Violence against Protesters and Diplomatic Scandals

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Lukashenka seeks to replace the protest agenda by discussing Constitution amendments, Tsikhanouskaya presents her ultimatum, European ambassadors leave Minsk.

Domestic policy: “Round table” in the KGB detention centre and Tsikhanouskaya’s ultimatum

Peaceful street protests continued throughout October. In addition to the general Sunday marches (with from tens of thousands to hundreds of thousands of participants), there were also marches of pensioners, marches of mothers, marches of people with disabilities. The government continues to respond with reprisals: since the beginning of the protests, more than 15,000 people have already been detained (including journalists, regardless of whether they have accreditation or not), more than 100 people have been recognized as political prisoners, protesting employees of state enterprises are being fired and students are being expelled. The protest marches are accompanied by the mobile Internet shutdown and closure of the central metro stations.

With ever-increasing frequency, one can see security forces armed with firearms, including automatic ones, besides the traditional arsenal (stun grenades, tear gas, water cannons, etc.). So far, it is mainly used for psychological containment, but there have been shots into the air. The security officials are directly threatening to shoot the protesters from the military weapons.

Sviatlana Tsikhanouskaya presented her ultimatum, according to which a general strike should begin on October 26. So far, the strikes are targeted and cause not so much economic but psychological damage: the authorities are nervous, they do not know where to expect the next workers’ performances.

At the same time, Lukashenka seeks to split the protest movement and replace the protest agenda by discussing some amendments to the Constitution. They invite loyal political forces and business unions to these discussions. The time frame for the constitutional amendments is tight but uncertain, as is the mechanism for their adoption. On October 10, Lukashenka even gathered some political prisoners in the KGB pre-trial detention centre at a “round table”, allegedly for a dialogue on constitutional reform.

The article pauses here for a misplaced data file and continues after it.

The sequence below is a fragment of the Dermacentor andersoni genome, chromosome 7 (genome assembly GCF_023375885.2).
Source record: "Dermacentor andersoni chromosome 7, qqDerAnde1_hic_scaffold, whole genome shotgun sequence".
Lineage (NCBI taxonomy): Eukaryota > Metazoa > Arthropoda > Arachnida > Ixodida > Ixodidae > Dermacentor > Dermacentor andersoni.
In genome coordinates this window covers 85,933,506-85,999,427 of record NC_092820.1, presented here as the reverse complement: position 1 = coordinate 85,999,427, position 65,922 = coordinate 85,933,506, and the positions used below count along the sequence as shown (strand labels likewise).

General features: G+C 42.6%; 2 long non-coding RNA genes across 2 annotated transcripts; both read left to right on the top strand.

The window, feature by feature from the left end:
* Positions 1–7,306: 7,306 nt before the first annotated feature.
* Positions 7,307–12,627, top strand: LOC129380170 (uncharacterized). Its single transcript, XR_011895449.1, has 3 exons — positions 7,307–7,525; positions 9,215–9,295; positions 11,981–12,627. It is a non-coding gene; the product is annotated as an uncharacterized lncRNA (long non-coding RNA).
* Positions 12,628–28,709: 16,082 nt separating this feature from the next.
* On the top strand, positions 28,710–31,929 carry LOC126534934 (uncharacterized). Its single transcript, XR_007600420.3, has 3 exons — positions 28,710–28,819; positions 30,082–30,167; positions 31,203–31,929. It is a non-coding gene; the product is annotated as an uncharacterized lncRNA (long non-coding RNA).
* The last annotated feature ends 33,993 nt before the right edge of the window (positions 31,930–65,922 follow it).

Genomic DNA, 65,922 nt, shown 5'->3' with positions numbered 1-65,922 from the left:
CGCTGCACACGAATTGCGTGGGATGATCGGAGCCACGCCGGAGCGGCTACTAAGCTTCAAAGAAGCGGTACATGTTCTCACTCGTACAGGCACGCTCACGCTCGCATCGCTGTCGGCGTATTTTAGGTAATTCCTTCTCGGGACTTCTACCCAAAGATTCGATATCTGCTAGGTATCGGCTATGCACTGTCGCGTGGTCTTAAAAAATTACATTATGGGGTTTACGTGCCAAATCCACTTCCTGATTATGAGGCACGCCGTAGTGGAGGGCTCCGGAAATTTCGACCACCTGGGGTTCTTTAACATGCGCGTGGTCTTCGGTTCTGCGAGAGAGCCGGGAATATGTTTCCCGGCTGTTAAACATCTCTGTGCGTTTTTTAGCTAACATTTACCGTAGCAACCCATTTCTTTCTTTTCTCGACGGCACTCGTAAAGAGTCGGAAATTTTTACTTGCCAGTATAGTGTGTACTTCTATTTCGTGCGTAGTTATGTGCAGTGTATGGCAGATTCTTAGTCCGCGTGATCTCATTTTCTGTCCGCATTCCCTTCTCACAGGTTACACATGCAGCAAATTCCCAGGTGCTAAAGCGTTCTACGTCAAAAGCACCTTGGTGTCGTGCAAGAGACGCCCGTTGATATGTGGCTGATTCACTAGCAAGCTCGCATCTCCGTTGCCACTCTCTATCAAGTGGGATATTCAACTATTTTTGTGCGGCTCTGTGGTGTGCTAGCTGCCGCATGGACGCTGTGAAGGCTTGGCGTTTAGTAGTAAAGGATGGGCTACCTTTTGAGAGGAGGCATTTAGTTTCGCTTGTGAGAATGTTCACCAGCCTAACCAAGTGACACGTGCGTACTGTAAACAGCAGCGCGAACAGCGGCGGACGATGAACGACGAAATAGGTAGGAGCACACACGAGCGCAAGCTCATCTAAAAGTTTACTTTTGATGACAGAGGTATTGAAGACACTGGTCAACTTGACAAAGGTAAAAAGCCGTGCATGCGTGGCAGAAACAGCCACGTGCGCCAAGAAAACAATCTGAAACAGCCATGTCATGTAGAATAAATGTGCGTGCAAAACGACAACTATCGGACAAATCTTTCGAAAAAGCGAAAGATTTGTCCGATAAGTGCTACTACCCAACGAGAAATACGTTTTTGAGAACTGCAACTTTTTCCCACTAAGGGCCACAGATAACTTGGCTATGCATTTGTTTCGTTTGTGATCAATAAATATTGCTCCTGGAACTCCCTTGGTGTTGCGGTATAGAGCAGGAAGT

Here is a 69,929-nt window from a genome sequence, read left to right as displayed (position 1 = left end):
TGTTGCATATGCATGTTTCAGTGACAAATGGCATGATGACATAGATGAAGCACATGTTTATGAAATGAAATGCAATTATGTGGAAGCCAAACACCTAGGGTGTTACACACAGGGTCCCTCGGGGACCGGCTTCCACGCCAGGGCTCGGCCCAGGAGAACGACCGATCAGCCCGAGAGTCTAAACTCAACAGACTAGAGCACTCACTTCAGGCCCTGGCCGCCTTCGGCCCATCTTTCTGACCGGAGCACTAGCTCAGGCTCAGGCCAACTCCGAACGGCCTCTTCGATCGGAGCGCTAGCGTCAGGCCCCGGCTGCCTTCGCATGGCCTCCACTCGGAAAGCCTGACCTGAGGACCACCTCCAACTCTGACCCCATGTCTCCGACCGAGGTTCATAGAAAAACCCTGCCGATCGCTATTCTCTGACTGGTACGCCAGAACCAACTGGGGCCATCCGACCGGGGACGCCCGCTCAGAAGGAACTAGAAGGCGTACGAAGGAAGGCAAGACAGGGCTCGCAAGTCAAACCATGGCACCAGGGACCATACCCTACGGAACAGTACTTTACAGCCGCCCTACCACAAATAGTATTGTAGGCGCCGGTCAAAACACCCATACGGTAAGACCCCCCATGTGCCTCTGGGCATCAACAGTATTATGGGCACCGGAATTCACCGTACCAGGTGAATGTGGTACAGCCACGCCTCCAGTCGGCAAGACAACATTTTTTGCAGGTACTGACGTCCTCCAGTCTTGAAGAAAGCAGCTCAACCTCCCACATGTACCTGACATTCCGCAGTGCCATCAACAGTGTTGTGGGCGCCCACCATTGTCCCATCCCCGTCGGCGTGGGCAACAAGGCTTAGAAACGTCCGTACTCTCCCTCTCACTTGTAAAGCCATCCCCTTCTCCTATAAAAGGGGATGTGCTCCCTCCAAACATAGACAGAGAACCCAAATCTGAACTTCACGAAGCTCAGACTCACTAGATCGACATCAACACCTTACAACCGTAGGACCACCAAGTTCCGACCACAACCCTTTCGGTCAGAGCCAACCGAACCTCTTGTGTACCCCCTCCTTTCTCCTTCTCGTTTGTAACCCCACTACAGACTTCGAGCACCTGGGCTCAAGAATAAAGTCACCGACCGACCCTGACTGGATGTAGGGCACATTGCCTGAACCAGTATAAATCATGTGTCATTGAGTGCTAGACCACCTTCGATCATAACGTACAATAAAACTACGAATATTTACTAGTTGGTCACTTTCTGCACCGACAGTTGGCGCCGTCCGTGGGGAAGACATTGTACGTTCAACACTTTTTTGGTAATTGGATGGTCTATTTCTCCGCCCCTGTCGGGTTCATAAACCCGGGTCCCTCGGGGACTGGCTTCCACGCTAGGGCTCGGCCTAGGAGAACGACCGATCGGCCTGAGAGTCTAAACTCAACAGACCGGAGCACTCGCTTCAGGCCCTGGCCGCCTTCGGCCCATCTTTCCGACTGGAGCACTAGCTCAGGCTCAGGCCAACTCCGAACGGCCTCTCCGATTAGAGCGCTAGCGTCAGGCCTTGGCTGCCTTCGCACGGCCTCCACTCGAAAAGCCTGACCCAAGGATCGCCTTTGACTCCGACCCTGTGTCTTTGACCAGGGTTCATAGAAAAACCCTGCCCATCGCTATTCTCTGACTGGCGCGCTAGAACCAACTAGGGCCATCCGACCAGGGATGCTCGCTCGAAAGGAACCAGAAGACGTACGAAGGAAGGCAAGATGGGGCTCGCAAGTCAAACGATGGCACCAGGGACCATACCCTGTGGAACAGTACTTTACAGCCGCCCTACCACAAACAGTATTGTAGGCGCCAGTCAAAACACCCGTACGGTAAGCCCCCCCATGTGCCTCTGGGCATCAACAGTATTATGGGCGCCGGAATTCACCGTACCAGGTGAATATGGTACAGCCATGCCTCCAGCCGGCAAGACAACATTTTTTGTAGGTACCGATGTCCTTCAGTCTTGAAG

On October 10, Lukashenka gathered some political prisoners in the KGB pre-trial detention centre at a “round table”, allegedly for a dialogue on constitutional reform.

Economy: The loan easy come easy go

For fear of the growing workers’ discontent, the authorities are trying to support employment at the state-owned enterprises and provide them with subsidies of at least €650 million, although they previously planned to abandon this harmful practice. 

Against this background, enterprises are growing stocks of unclaimed finished products (€1.7 billion worth), and the public has devaluation expectations. However, the National Bank still manages to keep the Belarusian ruble exchange rate, although inflation is accelerating.

Belarus received a $500 million loan from the Russian-controlled ESFR, but this money immediately went for debts to Gazprom, and it was not enough to pay the interest. Moreover, Belarus will not get €5.8 million from the EU within the framework of the cross-border cooperation program since the tranche is blocked by Lithuania.

Foreign policy: Sanctions and diplomatic scandals

The EU has adopted the first package of sanctions on Belarus and is preparing the second, which will include Aliaksandr Lukashenka. 

For the first time, the Belarusian Ministry of Foreign Affairs imposed retaliatory sanctions against the European officials and also demanded that Lithuania and Poland cut down the staff of the embassies in Minsk. As a result, almost all EU countries recalled their ambassadors from Minsk for the consultations. The Ambassador of Ukraine was handed a note because of Volodymyr Zelensky’s decree on attracting highly qualified specialists from Belarus to the country.

EU High Representative for Foreign and Security Policy Josep Borrell said in the European Parliament that the situation in Belarus is not improving, and the prospects for dialogue are limited: “I say limited, so as not to say anything at all”. And this was after the telephone conversation with the head of the Belarusian Ministry of Foreign Affairs Uladzimir Makei.

The United States also imposed sanctions for Lukashenka to secure the release of Vitaly Shklyarov, a political prisoner of Belarusian origin but with an American passport. Three days later, Shklyarov flew to Washington.

Tsikhanouskaya continues to meet with the Western officials and politicians – Foreign Affairs Ministers of the Baltic States and Canada, and representatives of the Scandinavian countries. Meanwhile, Lukashenka met with the head of the Russian Foreign Intelligence Service Sergei Naryshkin. The press secretary of the Russian president noted that the main thing for Putin and Russia is not relations with the Belarusian president but relations with the Belarusian people.

The analytical review was prepared within the EaP Think Bridge project implemented by the partner think tank Ukrainian Prism Foreign Policy Council